The ability of people to cope and adjust may be termed human resilience. Resilience is a convenient term for describing the ability of an individual or community to recover, spring back, or return to a previous level of stability after encountering problems or stresses.
The use of ‘resilience’ as a clinical descriptor of individuals has been inconsistent and controversial in describing specific psychological symptoms and diagnoses. This has led to issues in formulation of prognoses and treatment plans. For example, assume two persons are emotionally traumatized by the same event. Three weeks later, one has apparently resumed full function and is deemed resilient. The other recovers more slowly and is not initially deemed resilient, but resumes full function after one year. Cannot the one-year person also be deemed resilient? Since the term lacks a universally accepted or consistent formal interpretation, its clinical application is inappropriate, and many clinicians avoid its use.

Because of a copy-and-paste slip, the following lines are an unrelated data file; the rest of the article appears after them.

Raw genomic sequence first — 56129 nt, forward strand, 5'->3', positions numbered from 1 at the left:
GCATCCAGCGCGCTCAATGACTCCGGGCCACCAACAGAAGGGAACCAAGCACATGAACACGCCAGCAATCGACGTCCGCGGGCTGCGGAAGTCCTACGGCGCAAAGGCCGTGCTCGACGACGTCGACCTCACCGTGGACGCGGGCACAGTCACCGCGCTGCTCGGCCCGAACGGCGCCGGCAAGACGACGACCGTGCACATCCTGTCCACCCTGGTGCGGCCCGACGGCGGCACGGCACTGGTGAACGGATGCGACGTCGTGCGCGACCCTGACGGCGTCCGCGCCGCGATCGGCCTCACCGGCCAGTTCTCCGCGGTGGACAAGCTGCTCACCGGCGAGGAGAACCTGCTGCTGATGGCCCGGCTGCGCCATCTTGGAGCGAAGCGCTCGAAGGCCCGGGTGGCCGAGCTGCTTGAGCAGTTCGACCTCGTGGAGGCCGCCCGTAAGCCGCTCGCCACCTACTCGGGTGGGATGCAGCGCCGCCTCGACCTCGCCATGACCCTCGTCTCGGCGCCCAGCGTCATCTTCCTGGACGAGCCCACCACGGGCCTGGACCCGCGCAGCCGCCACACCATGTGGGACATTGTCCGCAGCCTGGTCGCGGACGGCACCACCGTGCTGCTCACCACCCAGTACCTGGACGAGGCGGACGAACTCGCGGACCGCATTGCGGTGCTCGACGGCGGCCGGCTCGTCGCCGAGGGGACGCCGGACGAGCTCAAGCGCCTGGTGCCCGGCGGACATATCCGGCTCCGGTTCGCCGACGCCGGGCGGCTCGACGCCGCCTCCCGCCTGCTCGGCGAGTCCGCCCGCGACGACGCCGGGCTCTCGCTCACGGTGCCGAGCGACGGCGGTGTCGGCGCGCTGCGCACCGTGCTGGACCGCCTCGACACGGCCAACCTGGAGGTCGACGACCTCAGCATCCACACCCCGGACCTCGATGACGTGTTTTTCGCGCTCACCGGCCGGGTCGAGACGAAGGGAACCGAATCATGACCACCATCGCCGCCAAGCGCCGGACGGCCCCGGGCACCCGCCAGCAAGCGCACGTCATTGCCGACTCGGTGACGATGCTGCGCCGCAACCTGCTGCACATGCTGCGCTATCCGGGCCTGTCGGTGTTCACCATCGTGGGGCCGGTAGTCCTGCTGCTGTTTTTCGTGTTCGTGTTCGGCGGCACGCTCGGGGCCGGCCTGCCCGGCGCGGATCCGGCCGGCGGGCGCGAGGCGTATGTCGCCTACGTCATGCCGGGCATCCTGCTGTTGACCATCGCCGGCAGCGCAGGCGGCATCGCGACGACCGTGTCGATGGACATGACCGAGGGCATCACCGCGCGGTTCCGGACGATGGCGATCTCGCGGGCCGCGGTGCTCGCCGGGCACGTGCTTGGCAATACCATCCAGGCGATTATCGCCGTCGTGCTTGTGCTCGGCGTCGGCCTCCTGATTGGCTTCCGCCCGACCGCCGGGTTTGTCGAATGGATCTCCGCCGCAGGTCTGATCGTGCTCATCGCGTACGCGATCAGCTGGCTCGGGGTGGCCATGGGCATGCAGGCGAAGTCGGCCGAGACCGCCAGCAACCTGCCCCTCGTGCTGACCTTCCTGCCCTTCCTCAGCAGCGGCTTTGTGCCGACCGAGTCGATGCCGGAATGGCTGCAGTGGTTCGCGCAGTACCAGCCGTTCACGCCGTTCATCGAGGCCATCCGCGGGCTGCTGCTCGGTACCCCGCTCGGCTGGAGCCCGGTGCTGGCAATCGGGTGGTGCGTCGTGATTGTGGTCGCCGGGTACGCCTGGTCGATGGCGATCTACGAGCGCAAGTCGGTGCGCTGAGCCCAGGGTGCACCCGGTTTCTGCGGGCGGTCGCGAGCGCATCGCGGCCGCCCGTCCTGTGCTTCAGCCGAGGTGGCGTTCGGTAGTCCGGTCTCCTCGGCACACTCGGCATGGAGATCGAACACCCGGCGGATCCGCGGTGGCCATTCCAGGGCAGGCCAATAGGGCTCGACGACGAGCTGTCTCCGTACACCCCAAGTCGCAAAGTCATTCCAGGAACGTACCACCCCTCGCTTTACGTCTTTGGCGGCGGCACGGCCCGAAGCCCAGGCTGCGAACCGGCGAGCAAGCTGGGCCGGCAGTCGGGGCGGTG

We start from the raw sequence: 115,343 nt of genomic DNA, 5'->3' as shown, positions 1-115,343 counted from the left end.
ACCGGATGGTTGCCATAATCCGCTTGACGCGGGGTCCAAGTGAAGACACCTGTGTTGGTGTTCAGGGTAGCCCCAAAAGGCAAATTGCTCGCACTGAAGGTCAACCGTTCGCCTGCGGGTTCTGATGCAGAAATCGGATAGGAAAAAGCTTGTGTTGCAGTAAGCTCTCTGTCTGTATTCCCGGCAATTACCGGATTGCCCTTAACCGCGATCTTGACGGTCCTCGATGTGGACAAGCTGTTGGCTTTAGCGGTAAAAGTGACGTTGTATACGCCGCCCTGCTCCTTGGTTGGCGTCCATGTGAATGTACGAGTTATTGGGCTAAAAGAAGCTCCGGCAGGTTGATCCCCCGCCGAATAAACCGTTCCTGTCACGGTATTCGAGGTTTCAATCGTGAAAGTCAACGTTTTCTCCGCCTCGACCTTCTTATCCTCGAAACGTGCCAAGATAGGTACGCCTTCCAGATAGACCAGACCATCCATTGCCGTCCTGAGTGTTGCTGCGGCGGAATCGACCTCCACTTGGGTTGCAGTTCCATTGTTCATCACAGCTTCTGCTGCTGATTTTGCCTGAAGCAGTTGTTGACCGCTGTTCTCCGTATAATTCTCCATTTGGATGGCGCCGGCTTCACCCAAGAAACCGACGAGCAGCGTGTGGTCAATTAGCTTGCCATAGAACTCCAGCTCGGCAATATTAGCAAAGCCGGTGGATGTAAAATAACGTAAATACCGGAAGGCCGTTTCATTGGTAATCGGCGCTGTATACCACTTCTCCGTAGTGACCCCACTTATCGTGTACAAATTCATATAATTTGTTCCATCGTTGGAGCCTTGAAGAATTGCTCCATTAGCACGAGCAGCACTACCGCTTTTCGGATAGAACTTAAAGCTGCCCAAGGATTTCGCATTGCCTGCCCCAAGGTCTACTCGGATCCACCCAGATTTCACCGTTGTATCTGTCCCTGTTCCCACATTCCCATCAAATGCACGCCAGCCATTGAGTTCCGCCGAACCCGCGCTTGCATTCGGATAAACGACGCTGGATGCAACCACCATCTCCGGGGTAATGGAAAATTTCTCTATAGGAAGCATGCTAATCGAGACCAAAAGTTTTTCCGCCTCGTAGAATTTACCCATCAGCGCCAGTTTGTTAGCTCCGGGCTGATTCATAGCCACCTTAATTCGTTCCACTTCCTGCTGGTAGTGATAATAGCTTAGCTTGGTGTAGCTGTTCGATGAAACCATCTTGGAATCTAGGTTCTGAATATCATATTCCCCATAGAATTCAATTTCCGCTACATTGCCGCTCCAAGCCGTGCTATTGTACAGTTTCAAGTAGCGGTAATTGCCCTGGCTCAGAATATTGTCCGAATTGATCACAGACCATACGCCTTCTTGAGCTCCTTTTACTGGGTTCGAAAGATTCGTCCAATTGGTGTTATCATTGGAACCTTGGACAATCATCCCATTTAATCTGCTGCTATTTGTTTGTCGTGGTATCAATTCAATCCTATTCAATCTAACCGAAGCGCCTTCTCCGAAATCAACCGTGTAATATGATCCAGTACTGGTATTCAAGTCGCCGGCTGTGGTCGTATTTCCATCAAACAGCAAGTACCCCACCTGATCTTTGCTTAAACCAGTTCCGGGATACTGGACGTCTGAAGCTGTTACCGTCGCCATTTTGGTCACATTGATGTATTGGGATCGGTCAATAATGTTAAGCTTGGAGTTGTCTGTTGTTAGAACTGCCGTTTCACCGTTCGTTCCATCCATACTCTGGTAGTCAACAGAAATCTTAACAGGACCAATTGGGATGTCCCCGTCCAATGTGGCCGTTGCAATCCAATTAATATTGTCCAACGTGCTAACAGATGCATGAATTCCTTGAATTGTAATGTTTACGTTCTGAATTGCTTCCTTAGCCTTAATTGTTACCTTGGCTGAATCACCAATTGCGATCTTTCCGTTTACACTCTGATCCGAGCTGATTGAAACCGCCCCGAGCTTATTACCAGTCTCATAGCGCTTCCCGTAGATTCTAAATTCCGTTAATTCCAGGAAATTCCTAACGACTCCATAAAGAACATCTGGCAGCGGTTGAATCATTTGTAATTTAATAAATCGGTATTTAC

Culture, history, community values, geographical location, and political context profoundly affect the resilience of individuals and their communities. Selective evaluations of community resilience have resulted in unbalanced distribution of humanitarian and developmental aid.
Well-being is enhanced by removing barriers that hold people back in their freedom to recover from emotional shock. People must be free to express their concerns, to be heard, and to be active agents in preventing, coping with, and recovering from their problems, stressors, and shocks.